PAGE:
Everybody loves a good drought

Everybody loves a good drought – P. Sainath

Have you ever been stunned by luck, good or bad? I was moved by this wretched book that has gone and done it for me. I only wanted a book of essays to read in my free time, instead I picked this book up, which threw an egg blender in the way I looked at.. life.

P. Sainath is a journalist who has travelled through, and stayed in, the most backward districts in the country to recount to us what the poorest of the poor have to deal with on a day-to-day basis. In a display of some superb journalism, he narrates the most morbid of tales, from Tamil Nadu, Bihar, Madhya Pradesh, Orissa and Andhra Pradesh, of bad luck, of terribly screwed up interventions by the government, of horrible money lenders, of bonded labourers, of not a whiff of education, of beautiful lands being pillaged and beautiful people being cheated of their living and life, and in the same stories he leaves us with a feeling of hope, ad reminds us that there is still some humanism that prevails, which seeps through the administration and NGOs. On reading each of the essays, I thought, wow, this one ought to have kicked up a storm.

Sainath’s essays in Everybody loves a good drought were published in 1996, in Times of India. Back then, (usually) the articles had the effect that he intended them to have – government intervention. But, often, this intervention was so miscalculated and misjudged that one simply can’t believe how hapless the people must feel. But here’s the clincher: the oppressed, downtrodden, don’t feel sorry for themselves. Of course we knew that. This belief is firmly entrenched in me, after reading anecdotes in the essays, such as the one about Paharia women of Godda, Bihar, carrying 40-50kg firewood over their heads, and walking through two or three hillocks, covering 40 km, to reach the haat, the market place for firewood, all for 8 or 9 rupees. 40-50kg on their heads, for 40km of climbing up and down hillocks, for 8 or 9 rupees.

The biggest takeaway from the book, for me, was the same spirit that many of the people in the book displayed. That of “all is not lost”, of hope, of a deep-seated want to change their fortunes, to enable them to live decent lives.

Schools are converted into cowsheds, health care centres act as private clinics for quacks, landless labourers are converted to bonded labourers (bonded labour is banned in India, but still thrives, because of a lack of choice in employment), illicit liquor (arrack) is brewed using battery cells for a living, girls are sold to make ends meet, people are indiscriminately sent off (to their deaths) from their lands by the government, districts that are supposed to be under schemes for drought prevention are not while districts that have a decent amount of rainfall are, making a mockery of the system in place.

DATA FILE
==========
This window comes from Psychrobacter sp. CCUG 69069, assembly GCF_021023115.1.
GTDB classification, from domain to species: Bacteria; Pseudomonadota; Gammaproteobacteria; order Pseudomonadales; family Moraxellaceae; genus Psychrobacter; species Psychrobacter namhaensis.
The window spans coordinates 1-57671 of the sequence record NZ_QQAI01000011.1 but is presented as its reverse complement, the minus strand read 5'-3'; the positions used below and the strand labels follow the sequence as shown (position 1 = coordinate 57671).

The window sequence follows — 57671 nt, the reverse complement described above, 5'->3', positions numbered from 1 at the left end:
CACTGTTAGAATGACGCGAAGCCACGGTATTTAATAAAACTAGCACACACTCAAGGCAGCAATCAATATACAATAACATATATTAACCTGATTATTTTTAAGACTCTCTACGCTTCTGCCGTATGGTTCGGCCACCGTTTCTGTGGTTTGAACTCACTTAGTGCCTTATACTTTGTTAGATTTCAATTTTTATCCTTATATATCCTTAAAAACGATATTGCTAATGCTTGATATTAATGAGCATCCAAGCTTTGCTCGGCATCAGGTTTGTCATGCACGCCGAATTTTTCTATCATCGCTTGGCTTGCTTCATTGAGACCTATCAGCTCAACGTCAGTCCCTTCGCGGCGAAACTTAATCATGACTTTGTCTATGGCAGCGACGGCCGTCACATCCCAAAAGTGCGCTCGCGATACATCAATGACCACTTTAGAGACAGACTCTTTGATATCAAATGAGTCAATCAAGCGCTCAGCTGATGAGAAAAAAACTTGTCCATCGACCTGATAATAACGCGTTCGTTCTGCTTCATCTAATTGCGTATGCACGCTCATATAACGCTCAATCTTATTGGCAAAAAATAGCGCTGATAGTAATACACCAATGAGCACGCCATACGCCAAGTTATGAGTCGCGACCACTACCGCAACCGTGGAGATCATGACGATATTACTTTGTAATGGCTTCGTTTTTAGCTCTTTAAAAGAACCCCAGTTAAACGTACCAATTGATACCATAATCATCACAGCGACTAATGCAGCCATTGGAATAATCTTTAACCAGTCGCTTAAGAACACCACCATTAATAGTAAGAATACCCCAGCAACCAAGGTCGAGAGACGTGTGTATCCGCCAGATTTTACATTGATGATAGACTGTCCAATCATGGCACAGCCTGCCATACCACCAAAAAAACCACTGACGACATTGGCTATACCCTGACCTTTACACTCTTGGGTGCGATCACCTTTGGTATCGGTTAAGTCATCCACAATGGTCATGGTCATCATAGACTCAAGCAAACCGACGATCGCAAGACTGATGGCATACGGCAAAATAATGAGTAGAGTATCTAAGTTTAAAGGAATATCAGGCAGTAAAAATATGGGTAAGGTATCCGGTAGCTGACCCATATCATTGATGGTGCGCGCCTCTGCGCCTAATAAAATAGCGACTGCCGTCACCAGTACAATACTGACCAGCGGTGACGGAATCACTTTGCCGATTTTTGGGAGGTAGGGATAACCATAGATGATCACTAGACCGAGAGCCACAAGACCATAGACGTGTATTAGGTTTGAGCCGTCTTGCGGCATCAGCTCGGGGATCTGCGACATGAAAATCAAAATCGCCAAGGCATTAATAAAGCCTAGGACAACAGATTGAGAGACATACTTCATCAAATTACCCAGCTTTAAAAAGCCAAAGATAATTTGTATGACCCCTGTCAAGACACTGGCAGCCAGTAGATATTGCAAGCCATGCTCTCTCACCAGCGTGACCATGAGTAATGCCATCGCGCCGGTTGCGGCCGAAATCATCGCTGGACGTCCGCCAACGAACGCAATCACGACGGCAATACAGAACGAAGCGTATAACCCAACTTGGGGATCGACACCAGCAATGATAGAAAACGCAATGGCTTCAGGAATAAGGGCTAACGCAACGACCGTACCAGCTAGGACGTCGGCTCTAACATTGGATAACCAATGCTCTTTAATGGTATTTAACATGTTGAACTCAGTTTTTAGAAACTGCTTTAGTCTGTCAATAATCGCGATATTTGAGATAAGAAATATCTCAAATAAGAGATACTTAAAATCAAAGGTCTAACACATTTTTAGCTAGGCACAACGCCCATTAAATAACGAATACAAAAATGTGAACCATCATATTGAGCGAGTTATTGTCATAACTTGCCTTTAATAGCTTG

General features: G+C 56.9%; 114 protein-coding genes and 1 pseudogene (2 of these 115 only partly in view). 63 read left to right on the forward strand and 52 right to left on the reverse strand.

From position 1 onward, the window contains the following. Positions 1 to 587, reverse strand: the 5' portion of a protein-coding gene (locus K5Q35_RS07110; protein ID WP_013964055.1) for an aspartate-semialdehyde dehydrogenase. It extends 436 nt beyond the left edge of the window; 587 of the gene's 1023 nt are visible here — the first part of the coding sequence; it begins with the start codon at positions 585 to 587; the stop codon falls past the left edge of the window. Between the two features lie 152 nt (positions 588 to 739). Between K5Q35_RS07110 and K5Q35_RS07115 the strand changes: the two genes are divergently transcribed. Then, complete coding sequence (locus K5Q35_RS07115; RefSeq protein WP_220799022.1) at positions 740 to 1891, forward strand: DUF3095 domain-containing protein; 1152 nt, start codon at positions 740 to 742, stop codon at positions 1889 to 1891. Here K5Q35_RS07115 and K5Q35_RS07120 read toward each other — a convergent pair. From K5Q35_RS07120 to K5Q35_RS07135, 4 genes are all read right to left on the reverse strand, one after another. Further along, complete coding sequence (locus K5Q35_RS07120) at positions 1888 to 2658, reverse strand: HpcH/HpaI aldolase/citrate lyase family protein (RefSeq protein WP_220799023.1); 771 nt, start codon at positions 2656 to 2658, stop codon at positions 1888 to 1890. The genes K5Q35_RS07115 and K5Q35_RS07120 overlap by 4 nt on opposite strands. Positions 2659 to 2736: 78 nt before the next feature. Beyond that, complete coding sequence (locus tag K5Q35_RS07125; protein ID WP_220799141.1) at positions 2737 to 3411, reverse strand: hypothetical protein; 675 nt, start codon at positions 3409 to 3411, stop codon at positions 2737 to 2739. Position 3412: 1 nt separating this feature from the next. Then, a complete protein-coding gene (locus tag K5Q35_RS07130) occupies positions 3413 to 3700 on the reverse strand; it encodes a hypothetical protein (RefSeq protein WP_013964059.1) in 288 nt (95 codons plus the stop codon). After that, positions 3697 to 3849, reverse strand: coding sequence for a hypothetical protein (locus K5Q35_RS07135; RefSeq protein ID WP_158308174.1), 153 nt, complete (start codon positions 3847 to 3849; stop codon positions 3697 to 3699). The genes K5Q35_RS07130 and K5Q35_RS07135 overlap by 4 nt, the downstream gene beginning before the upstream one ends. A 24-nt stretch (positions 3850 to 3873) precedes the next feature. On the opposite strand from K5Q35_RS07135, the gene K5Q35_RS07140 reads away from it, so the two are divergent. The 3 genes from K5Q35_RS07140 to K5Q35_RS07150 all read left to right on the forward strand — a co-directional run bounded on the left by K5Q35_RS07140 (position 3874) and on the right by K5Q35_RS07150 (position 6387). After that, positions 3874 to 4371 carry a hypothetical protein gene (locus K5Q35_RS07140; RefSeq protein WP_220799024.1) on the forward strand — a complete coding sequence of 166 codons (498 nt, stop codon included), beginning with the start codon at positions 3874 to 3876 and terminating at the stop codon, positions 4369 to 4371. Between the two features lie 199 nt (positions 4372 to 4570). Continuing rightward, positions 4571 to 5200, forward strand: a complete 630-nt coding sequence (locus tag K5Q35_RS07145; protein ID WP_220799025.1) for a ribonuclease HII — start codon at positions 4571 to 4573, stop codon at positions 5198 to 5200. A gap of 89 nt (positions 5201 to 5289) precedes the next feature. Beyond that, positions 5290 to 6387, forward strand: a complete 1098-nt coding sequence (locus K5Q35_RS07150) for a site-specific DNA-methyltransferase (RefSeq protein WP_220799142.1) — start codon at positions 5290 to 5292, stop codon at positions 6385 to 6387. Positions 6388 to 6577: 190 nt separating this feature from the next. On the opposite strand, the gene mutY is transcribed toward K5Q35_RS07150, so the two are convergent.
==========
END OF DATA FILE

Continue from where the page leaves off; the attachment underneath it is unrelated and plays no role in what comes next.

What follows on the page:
The book tells us that we need to proactively and affirmatively deal with the pain and suffering, illiteracy and loss, poverty and drought, and all those other ‘day-to-day’ things of the poor. Everybody loves a good drought also states the obvious – that a drought can be loved by the powerful or is hated by the affected, but is often ignored. Droughts are always covered as though the land has been tonsured – desertified, brown, with cracked ground. Fact is, there is the kind of drought that occurs even in the more green places with tall trees and green bushes, simply owing to the fact that they are grossly unprepared for seasons short of rainfall, year after year.

In 2015, some woodcutters who were robbing red sanders trees from Seshachalam forests were gunned down by the police. It doesn’t take too much extrapolation from what is known to say that those woodcutters, most of them tribals, were pushed into the whims of the timber-mafia, that they were, in all probability, tied to, with little choice. A little digging will tell you that they came from acute poverty and illiteracy. The demons were created by the system; one of them has been admonished, but all of them remain, and they will continue to haunt us until we address the reasons behind poverty, behind criminal action.

Sainath feels that focussing on events such as droughts, farmer suicides, crop failure, famine is a superficial and the lamest form of understanding a phenomena. Indeed, any event is a side-effect of the underlying factors which are duly ignored, because, well, maybe if we ignore it, it will go away? Bah. Who wants to listen to these stories that are so hard to digest anyway?


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